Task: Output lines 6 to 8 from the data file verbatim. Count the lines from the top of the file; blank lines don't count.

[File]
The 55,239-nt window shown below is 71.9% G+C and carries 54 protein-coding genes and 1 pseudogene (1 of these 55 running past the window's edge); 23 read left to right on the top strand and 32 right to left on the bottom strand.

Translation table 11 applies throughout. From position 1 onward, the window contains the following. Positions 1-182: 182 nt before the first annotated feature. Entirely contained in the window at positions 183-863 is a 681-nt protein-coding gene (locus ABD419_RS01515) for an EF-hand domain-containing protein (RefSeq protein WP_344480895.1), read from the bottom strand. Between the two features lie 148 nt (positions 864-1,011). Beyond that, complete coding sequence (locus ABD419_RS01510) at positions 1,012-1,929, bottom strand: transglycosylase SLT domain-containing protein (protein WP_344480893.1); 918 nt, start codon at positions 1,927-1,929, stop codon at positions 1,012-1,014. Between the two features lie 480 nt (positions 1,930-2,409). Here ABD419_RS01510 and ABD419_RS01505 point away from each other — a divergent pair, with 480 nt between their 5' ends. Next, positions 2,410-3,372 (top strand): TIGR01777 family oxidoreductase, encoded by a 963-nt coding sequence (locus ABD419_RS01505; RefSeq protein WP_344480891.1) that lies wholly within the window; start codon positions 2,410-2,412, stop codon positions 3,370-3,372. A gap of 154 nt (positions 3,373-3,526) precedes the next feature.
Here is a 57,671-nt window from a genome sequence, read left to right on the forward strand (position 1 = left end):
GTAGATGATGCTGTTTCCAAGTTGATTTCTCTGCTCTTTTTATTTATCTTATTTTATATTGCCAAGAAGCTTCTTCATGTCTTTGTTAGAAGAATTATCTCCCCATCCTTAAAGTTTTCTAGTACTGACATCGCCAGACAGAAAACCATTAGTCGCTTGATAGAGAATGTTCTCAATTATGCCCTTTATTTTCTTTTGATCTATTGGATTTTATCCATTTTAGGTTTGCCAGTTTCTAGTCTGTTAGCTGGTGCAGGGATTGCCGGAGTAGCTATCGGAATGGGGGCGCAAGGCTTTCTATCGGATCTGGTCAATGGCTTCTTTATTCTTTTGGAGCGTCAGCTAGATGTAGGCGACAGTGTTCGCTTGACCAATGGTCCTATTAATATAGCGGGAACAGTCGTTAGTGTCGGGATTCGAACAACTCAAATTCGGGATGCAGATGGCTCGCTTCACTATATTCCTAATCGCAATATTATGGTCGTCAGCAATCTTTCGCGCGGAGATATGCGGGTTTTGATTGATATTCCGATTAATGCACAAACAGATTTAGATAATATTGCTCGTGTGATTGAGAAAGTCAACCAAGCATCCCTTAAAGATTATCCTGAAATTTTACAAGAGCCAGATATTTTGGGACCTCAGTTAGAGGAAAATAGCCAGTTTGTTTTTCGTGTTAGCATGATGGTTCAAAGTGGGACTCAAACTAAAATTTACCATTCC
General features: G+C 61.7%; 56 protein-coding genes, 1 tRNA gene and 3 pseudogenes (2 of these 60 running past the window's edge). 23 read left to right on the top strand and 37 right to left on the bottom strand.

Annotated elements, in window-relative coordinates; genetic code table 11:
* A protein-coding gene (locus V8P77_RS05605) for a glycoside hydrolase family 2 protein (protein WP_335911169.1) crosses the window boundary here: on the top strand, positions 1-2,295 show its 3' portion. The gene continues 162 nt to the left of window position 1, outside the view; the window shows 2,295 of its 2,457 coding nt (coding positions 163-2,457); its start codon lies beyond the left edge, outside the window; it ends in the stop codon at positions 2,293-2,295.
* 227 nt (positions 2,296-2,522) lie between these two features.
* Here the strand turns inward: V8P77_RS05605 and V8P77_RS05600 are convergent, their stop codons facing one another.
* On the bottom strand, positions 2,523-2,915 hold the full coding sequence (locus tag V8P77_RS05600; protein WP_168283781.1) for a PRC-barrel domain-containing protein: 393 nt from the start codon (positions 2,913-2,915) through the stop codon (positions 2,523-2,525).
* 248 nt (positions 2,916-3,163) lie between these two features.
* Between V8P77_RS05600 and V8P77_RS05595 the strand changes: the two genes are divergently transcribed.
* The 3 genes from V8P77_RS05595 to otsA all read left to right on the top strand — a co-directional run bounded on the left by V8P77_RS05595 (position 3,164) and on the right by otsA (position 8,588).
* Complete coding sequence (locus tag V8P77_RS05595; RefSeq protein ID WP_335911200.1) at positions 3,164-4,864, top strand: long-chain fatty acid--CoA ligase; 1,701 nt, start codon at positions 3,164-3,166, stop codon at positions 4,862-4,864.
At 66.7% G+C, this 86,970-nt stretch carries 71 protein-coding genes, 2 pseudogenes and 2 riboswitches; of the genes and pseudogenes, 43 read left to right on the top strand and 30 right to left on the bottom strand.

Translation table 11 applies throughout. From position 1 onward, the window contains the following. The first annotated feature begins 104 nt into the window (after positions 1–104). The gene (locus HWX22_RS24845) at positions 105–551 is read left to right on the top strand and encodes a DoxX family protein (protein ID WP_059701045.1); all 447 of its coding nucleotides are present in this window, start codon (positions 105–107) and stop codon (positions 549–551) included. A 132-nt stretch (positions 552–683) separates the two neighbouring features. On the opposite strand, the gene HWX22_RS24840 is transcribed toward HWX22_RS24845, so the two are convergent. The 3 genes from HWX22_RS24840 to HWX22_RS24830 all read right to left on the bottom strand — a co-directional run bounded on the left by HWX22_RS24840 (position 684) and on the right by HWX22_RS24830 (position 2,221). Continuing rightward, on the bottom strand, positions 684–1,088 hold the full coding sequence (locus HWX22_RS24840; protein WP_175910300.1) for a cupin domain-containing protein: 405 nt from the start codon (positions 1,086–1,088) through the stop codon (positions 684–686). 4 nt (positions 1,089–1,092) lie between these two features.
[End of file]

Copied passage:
Annotated elements, in window-relative coordinates; genetic code table 11:
* A protein-coding gene (locus V8P77_RS05605) for a glycoside hydrolase family 2 protein (protein WP_335911169.1) crosses the window boundary here: on the top strand, positions 1-2,295 show its 3' portion. The gene continues 162 nt to the left of window position 1, outside the view; the window shows 2,295 of its 2,457 coding nt (coding positions 163-2,457); its start codon lies beyond the left edge, outside the window; it ends in the stop codon at positions 2,293-2,295.
* 227 nt (positions 2,296-2,522) lie between these two features.